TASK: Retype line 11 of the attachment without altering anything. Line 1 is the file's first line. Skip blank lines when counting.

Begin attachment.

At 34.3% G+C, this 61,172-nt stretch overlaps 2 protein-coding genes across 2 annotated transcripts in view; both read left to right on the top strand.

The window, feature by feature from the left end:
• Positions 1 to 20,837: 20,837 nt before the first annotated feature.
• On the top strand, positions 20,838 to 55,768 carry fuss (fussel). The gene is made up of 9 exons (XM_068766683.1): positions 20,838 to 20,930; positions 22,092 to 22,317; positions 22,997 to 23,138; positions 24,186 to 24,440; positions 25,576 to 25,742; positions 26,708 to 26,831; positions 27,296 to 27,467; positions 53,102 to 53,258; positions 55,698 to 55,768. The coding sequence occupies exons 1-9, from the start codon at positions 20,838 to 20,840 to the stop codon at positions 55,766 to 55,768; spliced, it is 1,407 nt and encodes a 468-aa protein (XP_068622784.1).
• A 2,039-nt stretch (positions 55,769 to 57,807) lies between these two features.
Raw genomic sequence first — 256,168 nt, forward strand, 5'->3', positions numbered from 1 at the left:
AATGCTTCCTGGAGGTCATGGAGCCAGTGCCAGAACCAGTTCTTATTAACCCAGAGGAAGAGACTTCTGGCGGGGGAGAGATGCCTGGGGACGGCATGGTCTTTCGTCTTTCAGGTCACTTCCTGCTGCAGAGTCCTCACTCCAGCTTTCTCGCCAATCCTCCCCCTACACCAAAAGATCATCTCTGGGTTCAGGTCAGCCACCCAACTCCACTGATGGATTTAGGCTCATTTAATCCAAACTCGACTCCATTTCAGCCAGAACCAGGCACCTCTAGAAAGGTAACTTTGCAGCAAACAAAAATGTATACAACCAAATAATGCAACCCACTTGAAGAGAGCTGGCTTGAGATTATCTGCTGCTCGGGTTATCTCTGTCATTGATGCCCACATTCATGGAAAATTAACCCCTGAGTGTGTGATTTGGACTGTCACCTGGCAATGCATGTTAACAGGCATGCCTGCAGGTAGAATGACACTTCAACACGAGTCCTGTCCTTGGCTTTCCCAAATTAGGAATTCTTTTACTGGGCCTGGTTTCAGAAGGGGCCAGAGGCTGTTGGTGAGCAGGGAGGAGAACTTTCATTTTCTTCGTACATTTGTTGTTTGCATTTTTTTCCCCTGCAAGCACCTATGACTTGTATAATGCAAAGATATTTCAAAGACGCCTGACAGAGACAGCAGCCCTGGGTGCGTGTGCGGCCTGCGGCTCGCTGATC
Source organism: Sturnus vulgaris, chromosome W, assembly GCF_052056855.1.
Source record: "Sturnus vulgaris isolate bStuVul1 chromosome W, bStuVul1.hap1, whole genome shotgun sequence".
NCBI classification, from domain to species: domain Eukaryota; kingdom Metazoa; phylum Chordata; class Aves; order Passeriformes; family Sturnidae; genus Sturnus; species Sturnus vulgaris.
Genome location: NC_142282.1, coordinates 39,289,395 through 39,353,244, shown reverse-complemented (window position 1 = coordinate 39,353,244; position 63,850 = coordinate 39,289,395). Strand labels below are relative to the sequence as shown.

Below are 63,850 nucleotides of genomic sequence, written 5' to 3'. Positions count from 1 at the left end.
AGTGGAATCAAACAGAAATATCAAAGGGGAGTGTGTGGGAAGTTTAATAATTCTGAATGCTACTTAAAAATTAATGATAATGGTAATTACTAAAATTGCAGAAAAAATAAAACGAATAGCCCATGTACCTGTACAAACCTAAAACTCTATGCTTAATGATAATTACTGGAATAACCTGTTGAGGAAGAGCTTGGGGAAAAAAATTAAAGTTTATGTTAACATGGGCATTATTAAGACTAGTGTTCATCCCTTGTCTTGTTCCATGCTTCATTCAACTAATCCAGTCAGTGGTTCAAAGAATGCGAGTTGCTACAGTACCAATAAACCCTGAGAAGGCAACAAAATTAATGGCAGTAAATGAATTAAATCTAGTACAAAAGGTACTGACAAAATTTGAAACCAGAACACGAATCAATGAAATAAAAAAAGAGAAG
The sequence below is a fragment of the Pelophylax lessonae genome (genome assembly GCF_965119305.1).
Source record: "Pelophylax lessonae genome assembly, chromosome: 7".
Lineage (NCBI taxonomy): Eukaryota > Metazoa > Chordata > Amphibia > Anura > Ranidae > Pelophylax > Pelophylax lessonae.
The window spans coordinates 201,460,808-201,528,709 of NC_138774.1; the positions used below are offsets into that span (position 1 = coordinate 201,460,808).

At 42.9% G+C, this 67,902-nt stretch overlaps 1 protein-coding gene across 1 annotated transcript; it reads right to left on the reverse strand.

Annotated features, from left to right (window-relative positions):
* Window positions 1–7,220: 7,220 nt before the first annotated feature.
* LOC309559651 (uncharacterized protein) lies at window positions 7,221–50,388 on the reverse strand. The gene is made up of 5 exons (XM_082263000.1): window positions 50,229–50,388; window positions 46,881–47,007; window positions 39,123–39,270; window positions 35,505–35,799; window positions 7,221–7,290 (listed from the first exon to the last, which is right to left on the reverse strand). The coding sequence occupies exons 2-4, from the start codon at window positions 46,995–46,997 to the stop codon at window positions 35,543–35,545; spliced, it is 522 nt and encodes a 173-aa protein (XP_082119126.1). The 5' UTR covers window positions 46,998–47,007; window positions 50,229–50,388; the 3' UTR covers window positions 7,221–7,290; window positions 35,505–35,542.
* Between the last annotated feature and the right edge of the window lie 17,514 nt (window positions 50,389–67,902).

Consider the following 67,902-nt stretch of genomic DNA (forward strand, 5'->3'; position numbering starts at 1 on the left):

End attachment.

Genome location: NC_142282.1, coordinates 39,289,395 through 39,353,244, shown reverse-complemented (window position 1 = coordinate 39,353,244; position 63,850 = coordinate 39,289,395). Strand labels below are relative to the sequence as shown.